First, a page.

That’s what the Hollywood Reporter reports, stating that school district officials acknowledged the incident and apologized for the principal’s disinvitation decision:
[Gerald Molen] was invited to speak to the graduating class at a Montana high school. But upon arriving, was told by the principal he would not be allowed to deliver the speech he had prepared….
Molen says [Principal Tom] Stack told him straight up that he wouldn’t be allowed to address the students because he was “a right-wing conservative.”
“He said some callers didn’t want the kids exposed to that, despite not knowing what my message would be,” Molen told The Hollywood Reporter….
For the Ronan students, Molen planned to use [Oskar] Schindler as an example of what courageous individuals could accomplish, and he also planned to ask them to “imagine your future is a movie. Forty years from now, you’re writing a script about your accomplishments. What would that script look like?”
“It was a totally apolitical speech,” Molen said….
I should note that I don’t think there’s any First Amendment problem with a school’s inviting or not inviting a guest speaker based on the person’s past political activity — giving such a speech is an honor, and a school might consider a person’s opinions in deciding whether to honor him. Nor do I think that there’s any First Amendment problem with the disinvitation: A school need not delegate the decision about who will speak to the students, or to any particular official, and a principal may undo what lower-level officials have done, or even what he himself had done. (Four Justices have suggested that decisions to stock a book in a school library, once made, can’t be unmade for ideological reasons, but four other Justices disagreed with that, and in any event even the Justices who thought there were limits on library book removal decisions recognized that a school had brought authority to set and change “curriculum” — and I think the invitation of honored guest speakers is a part of that curriculum.) The cancellation might be a breach of contract, though it’s not clear what the damages would be, but not a constitutional violation.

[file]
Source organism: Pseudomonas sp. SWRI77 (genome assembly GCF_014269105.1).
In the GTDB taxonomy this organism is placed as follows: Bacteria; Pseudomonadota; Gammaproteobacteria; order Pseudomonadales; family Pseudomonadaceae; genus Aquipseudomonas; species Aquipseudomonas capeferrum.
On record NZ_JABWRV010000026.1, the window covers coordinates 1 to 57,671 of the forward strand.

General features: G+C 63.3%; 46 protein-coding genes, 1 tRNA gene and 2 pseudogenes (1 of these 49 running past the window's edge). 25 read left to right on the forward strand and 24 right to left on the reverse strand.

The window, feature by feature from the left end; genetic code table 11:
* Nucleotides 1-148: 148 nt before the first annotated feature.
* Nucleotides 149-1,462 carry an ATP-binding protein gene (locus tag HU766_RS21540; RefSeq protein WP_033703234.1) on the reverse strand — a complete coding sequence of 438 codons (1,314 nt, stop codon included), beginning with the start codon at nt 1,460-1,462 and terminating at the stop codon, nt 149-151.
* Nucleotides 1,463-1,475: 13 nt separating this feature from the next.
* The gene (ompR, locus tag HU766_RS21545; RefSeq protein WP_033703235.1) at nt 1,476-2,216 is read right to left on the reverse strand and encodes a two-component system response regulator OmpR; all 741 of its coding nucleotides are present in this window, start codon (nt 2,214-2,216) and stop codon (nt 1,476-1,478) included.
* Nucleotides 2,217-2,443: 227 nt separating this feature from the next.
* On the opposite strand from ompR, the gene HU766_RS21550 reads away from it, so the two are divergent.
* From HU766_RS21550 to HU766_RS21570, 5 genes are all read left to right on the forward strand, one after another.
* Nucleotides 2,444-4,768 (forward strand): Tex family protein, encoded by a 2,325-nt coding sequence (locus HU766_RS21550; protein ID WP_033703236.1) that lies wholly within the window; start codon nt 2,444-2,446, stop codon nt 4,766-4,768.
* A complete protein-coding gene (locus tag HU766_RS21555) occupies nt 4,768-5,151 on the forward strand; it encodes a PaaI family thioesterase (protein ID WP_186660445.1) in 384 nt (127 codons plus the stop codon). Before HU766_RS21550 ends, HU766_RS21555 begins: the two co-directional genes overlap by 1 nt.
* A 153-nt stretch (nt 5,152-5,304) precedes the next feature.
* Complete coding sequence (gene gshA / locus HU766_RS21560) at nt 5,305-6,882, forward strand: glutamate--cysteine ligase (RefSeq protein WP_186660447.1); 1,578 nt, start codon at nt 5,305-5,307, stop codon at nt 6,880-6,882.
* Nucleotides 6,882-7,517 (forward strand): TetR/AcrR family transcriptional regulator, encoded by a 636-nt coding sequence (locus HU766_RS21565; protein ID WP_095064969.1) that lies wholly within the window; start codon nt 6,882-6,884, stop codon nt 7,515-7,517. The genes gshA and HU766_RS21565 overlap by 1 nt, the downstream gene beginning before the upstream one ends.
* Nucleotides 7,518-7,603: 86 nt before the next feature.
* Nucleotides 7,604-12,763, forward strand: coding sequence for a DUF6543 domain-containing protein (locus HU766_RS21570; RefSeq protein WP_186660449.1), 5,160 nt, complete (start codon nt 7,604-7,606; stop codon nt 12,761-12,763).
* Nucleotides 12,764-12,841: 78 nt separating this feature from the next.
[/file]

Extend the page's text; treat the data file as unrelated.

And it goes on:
This having been said, it sounds like the cancellation was also a sign of both intolerance and impoliteness, and a poor example to set to students — as the superintendent of schools has acknowledged. The principal is leaving the school and going to work at another school 70 miles away (right around the block by Montana standards, I hear), apparently for reasons unrelated to this incident. I hope that his new employers persuade him to behave better in his new position.
For Molen’s own account of the incident, see here. Thanks to Dan Gifford for the pointer. Note that, notwithstanding the Hollywood Reporter headline, this apparently involved a speech to the graduating class but not a graduation speech (the graduation was apparently June 3, and the Molen incident happened before May 26).